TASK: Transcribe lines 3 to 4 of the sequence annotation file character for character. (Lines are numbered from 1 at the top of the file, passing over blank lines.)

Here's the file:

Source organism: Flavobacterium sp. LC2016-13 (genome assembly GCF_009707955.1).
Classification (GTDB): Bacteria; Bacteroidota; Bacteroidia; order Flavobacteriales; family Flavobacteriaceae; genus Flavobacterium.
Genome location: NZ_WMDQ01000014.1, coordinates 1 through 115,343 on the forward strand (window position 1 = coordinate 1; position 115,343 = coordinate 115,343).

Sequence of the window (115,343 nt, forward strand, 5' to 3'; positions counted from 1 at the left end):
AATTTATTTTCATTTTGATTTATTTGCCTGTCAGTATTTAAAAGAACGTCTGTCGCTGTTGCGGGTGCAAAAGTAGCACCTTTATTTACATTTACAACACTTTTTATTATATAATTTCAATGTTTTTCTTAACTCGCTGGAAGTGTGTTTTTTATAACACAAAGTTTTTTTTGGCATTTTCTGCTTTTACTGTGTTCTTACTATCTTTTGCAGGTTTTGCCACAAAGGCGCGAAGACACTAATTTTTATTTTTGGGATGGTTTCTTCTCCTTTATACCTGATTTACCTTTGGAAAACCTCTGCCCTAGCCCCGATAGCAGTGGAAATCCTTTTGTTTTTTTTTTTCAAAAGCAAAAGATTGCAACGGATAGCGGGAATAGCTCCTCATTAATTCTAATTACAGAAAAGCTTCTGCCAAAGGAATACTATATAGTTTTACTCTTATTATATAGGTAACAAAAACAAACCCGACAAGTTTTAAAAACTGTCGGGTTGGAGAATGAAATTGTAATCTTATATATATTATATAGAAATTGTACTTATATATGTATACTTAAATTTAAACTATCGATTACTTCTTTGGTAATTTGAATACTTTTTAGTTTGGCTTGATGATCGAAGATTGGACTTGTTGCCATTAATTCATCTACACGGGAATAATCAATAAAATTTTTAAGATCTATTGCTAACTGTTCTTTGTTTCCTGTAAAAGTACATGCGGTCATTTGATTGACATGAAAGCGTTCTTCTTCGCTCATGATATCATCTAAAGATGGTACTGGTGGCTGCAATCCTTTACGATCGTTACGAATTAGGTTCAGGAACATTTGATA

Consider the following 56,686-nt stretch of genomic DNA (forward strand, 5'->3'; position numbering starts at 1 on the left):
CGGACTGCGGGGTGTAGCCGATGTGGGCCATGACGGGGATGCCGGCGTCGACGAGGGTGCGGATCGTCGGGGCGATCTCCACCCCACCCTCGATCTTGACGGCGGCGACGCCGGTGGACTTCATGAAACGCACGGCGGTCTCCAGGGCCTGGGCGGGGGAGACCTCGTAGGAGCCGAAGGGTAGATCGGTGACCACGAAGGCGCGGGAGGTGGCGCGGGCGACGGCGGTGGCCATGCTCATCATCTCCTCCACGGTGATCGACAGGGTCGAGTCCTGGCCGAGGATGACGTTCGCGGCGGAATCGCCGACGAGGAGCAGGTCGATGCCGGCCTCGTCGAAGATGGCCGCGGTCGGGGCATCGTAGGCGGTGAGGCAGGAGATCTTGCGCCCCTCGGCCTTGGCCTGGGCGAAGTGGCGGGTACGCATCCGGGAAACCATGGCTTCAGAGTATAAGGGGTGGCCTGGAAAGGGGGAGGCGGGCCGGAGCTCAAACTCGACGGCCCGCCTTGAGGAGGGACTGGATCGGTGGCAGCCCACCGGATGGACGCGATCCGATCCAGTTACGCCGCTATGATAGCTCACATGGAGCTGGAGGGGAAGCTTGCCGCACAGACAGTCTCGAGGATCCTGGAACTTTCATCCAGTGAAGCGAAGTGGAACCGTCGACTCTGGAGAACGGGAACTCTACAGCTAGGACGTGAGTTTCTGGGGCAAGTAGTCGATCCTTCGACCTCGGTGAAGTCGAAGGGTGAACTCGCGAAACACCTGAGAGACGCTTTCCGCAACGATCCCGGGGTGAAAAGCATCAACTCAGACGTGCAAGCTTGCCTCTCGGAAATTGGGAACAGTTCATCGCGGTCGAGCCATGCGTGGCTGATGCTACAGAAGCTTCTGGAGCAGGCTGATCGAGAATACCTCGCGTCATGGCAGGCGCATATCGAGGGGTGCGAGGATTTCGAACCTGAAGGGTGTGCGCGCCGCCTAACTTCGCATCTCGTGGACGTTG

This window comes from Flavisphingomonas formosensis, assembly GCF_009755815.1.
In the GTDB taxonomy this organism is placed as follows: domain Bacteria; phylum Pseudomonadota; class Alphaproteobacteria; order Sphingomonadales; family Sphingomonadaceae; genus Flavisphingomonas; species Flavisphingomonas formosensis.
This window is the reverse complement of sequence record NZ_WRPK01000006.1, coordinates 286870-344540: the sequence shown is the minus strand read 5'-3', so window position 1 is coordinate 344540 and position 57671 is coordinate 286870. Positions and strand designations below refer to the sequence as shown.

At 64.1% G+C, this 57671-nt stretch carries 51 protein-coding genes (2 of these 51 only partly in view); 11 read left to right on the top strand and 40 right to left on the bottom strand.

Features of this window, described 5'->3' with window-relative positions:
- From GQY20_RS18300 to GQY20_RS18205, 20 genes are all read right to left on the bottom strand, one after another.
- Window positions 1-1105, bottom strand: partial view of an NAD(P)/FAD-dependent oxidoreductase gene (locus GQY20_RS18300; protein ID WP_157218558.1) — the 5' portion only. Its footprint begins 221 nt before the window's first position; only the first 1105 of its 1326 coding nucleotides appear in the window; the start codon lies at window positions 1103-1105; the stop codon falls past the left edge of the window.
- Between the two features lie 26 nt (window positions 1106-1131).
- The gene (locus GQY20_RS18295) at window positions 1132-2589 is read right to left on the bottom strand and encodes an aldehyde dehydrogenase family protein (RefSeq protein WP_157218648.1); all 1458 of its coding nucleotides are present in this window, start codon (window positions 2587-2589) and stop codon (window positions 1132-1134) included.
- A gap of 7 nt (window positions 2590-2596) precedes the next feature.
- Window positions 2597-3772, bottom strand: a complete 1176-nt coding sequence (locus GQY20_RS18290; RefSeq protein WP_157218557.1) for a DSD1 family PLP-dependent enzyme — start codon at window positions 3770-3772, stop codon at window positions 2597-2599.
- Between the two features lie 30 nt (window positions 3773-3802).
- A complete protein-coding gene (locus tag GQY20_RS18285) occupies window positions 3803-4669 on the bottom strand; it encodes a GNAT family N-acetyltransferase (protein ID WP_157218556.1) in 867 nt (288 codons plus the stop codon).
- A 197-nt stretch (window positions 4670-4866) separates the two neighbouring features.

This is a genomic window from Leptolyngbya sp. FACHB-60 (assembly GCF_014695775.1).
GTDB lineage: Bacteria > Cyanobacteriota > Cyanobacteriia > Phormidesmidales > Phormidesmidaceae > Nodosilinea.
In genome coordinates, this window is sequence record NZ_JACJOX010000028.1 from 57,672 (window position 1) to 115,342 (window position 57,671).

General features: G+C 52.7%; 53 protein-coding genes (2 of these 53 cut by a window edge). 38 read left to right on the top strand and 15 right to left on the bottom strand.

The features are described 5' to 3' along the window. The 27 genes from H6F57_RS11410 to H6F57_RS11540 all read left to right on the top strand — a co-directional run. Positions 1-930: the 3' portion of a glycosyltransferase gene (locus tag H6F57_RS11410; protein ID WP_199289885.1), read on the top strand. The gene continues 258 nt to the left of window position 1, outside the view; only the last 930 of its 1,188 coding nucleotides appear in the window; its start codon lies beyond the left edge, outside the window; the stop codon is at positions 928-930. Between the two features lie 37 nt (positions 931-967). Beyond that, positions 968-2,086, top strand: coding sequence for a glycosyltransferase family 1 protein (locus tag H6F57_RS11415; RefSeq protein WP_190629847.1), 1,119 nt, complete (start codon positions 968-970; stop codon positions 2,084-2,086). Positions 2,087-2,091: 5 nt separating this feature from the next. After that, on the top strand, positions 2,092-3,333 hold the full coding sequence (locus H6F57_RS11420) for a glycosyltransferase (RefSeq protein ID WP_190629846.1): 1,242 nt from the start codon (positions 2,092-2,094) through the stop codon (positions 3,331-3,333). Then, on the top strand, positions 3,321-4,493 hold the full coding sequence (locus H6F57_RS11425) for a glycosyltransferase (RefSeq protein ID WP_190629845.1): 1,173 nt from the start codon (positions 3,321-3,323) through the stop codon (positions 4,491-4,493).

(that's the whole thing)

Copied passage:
Genome location: NZ_WMDQ01000014.1, coordinates 1 through 115,343 on the forward strand (window position 1 = coordinate 1; position 115,343 = coordinate 115,343).

Sequence of the window (115,343 nt, forward strand, 5' to 3'; positions counted from 1 at the left end):